Building Resilience Against Climate Effects

Although the impacts of severe weather cannot always be predicted and prevented, meaningful steps can be taken today to identify and protect those most at risk in Southwest New Hampshire. In 2017, the Greater Monadnock Public Health Network, with help from Southwest Region Planning Commission, Antioch University and the NH Department of Health and Human Services conducted an analysis of regional demographics and vulnerable population groups, identified and researched a variety of climate hazards and health topics. The project included a pilot intervention aimed at addressing health impacts associated with extreme precipitation events and severe weather. This project was documented in the region’s Climate and Health Adaptation Plan (CHAP).

In 2018, the Greater Monadnock Public Health Network led a follow-up initiative to develop a more detailed intervention building on the knowledge gained through the Climate and Health Adaptation Plan (CHAP) project. Guided by a Plan of Action, the Building Resilience Against Climate Effects (BRACE) project will continue the work initiated by the CHAP project through June of 2021.

Climate and Health Adaptation Plan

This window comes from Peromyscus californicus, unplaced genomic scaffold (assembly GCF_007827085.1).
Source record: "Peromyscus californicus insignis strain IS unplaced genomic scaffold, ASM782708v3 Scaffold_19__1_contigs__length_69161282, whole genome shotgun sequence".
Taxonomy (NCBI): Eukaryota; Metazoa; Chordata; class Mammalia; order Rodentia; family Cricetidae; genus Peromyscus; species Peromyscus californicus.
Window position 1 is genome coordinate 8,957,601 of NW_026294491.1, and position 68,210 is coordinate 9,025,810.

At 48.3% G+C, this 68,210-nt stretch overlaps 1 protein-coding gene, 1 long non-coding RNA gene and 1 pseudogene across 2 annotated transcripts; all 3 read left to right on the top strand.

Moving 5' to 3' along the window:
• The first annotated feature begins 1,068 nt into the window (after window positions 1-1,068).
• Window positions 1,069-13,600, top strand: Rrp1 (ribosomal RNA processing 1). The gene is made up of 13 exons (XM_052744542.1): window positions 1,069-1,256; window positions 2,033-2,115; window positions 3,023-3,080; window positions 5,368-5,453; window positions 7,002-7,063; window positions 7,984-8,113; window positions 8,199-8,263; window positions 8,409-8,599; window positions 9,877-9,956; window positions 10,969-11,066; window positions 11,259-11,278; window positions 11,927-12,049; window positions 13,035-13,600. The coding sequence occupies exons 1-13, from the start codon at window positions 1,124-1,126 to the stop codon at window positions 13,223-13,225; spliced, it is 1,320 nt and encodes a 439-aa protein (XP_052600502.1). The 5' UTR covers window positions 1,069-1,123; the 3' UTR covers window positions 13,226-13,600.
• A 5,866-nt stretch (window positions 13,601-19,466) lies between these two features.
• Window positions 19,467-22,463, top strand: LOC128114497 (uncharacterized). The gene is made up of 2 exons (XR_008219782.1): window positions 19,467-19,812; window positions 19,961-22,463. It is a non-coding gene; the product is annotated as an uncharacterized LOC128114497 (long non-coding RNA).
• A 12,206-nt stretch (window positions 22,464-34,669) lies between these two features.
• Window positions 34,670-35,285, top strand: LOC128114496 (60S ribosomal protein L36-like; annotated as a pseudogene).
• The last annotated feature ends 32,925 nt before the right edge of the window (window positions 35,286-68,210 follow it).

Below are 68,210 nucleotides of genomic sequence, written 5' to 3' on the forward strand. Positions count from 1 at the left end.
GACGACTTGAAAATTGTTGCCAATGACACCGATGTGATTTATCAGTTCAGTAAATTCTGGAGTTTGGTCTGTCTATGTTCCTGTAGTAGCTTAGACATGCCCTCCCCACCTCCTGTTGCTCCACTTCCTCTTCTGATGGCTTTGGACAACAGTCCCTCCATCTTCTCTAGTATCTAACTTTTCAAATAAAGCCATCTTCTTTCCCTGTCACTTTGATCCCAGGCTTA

The Climate and Health Adaptation Plan for the Monadnock Region is a response to increased concerns about how our changing weather and climate may negatively impact our public health system and place additional burdens on populations already vulnerable to health problems. Natural hazards given the most attention have included hurricanes, floods, wildfires, and severe winter weather-for good reason. Extreme rainfall events in 2005 (Alstead) and 2006 (Keene and surrounding communities) brought severe flooding resulting in costly road washouts, property damage and loss of life. Similarly, the Ice Storm of 2008 took down power lines, disrupted economic activity and left many without heat, hot water, electricity, and the ability to communicate with others for days. Today, new hazards are understood to threaten human health into the future.

To better understand these concerns, the Greater Monadnock Public Health Network, with help from Southwest Region Planning Commission, Antioch University and the NH Division of Public Health Services conducted an analysis of regional demographics and vulnerable population groups, identified and researched a variety of climate hazards and health topics, and identified short term interventions to address a priority health outcome. Those resulting from changes to climate are the subject of this plan. Although the impacts of severe weather cannot always be predicted and prevented, meaningful steps can be taken today to identify and protect those populations most at risk.


loading..

SWRPC currently has job openings. For more information, please visit here.